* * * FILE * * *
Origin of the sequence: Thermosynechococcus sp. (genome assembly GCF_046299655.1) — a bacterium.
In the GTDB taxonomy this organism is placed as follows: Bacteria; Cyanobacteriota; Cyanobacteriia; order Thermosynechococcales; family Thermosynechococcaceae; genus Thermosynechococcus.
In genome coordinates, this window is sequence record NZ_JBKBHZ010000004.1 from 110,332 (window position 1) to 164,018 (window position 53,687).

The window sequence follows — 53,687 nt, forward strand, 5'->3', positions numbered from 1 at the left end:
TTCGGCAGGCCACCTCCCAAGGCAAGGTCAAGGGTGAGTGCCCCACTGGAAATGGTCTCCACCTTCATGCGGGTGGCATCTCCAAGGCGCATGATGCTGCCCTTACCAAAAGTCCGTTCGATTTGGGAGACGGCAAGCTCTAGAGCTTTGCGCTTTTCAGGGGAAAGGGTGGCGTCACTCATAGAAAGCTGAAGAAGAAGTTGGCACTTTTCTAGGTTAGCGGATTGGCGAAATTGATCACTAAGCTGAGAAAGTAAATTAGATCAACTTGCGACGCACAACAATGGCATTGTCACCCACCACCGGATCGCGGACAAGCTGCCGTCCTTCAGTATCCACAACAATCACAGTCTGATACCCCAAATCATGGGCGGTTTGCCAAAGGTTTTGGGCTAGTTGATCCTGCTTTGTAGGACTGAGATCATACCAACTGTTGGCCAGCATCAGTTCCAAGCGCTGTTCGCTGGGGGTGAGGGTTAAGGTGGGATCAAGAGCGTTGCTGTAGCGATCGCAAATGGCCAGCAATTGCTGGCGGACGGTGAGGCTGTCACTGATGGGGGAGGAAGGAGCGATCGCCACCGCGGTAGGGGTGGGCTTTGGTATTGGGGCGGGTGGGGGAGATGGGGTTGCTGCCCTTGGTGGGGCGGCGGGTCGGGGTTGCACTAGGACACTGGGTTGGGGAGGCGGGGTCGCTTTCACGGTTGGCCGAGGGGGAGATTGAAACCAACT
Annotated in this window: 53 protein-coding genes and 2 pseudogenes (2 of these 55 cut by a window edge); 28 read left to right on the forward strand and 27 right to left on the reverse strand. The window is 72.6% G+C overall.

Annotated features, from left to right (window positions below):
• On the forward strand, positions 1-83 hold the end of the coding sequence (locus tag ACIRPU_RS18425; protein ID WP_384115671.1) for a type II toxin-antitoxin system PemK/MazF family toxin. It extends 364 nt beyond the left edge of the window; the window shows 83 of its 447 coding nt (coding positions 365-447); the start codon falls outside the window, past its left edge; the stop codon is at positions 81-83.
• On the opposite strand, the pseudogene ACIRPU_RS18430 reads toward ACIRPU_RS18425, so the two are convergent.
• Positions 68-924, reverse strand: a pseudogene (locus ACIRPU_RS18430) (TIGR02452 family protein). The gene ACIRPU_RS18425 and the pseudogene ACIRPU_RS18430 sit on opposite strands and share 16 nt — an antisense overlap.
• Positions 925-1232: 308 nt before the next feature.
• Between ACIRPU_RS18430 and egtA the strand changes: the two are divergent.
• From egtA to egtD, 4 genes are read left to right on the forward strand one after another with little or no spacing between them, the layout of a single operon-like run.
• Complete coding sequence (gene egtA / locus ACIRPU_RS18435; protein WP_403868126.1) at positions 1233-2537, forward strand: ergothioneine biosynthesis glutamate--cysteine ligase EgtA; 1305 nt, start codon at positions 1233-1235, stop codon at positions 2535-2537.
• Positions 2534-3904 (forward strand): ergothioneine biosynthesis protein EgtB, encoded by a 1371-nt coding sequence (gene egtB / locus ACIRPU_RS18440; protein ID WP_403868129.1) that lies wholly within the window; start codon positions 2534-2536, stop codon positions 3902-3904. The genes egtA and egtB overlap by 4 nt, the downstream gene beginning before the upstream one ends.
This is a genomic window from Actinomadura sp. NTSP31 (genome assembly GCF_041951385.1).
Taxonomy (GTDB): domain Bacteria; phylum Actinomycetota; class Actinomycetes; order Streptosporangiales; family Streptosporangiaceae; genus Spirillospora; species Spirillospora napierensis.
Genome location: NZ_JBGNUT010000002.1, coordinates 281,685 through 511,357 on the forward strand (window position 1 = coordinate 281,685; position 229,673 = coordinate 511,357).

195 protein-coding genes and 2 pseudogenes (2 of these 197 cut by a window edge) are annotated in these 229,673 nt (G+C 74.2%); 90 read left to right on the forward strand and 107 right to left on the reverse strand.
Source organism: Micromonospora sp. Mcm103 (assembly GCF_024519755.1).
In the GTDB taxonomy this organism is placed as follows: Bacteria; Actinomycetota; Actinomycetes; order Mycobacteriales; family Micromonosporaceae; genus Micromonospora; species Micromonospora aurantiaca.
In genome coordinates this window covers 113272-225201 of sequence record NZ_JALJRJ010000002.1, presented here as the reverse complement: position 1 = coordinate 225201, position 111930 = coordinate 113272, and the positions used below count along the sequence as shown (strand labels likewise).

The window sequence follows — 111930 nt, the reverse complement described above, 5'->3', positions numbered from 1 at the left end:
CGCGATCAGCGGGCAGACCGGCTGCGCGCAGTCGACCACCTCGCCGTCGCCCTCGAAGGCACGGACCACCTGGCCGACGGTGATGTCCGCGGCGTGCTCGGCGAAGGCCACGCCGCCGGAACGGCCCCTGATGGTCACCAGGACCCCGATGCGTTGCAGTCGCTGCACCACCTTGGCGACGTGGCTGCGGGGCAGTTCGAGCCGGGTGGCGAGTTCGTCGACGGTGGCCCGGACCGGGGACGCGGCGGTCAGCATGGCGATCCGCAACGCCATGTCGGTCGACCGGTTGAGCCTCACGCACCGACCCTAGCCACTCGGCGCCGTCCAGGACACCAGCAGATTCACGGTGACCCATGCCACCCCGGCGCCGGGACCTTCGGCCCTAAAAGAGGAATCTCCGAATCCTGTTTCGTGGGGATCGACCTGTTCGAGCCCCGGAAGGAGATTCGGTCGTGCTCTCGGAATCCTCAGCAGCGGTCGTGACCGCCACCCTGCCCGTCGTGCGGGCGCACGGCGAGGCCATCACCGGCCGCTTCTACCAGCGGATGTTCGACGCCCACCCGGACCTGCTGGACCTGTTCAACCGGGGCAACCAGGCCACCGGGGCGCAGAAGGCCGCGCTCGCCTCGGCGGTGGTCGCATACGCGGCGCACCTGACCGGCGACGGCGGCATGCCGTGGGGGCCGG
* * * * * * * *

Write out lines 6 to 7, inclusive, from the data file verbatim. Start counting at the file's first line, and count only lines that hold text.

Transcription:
Annotated in this window: 53 protein-coding genes and 2 pseudogenes (2 of these 55 cut by a window edge); 28 read left to right on the forward strand and 27 right to left on the reverse strand. The window is 72.6% G+C overall.

Annotated features, from left to right (window positions below):